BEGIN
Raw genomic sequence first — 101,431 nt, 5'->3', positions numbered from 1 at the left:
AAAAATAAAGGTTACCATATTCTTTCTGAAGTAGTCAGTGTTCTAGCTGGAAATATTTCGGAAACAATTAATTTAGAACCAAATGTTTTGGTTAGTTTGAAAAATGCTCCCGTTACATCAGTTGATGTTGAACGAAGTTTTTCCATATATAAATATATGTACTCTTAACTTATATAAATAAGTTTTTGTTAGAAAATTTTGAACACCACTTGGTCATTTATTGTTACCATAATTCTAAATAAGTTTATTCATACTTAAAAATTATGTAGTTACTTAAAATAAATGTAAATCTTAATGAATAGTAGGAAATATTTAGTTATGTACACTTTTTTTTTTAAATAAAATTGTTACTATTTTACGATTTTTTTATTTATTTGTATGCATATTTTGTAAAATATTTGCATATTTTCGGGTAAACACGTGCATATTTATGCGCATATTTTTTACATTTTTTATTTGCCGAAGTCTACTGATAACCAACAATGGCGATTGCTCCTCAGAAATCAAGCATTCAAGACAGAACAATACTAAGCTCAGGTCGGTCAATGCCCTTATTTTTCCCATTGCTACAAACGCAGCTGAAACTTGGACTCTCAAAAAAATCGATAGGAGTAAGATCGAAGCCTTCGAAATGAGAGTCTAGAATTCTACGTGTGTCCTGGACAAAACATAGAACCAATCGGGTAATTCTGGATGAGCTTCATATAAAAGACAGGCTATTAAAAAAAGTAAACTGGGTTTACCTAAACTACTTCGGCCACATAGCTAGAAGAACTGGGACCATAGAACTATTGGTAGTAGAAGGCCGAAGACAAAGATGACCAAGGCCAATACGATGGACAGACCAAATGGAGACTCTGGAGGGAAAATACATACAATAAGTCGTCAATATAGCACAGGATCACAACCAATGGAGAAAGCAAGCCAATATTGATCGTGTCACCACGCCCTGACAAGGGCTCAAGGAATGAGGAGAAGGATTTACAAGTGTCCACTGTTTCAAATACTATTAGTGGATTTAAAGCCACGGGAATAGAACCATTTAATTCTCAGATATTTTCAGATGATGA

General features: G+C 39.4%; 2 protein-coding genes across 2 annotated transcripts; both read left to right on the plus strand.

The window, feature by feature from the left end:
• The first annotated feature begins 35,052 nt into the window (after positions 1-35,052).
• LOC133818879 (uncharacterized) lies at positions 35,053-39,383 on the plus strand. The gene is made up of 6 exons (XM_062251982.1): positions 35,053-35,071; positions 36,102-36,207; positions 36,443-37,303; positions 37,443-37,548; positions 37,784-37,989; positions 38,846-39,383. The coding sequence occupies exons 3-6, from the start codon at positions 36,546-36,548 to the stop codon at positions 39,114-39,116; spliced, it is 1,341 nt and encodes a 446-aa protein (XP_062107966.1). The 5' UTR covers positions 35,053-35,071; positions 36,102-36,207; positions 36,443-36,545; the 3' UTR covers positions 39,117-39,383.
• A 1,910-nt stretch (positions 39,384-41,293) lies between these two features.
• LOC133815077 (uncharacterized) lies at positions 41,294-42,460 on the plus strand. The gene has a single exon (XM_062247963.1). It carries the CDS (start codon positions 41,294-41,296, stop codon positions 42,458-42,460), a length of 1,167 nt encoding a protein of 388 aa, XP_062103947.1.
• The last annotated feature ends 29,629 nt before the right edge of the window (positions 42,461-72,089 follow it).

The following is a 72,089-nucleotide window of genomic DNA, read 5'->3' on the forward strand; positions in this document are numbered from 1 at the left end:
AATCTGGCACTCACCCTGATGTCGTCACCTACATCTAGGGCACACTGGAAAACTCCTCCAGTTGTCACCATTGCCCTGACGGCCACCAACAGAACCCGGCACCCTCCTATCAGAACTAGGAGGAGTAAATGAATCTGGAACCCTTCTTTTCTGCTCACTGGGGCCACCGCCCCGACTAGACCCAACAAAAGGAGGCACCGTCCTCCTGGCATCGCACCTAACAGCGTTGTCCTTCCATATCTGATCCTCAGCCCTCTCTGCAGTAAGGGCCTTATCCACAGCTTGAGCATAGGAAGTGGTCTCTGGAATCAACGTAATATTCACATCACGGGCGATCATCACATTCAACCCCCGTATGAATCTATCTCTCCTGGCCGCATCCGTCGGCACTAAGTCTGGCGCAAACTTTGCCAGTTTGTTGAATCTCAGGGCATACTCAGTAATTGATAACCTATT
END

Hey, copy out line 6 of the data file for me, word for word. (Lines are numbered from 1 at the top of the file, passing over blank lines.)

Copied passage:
• LOC133818879 (uncharacterized) lies at positions 35,053-39,383 on the plus strand. The gene is made up of 6 exons (XM_062251982.1): positions 35,053-35,071; positions 36,102-36,207; positions 36,443-37,303; positions 37,443-37,548; positions 37,784-37,989; positions 38,846-39,383. The coding sequence occupies exons 3-6, from the start codon at positions 36,546-36,548 to the stop codon at positions 39,114-39,116; spliced, it is 1,341 nt and encodes a 446-aa protein (XP_062107966.1). The 5' UTR covers positions 35,053-35,071; positions 36,102-36,207; positions 36,443-36,545; the 3' UTR covers positions 39,117-39,383.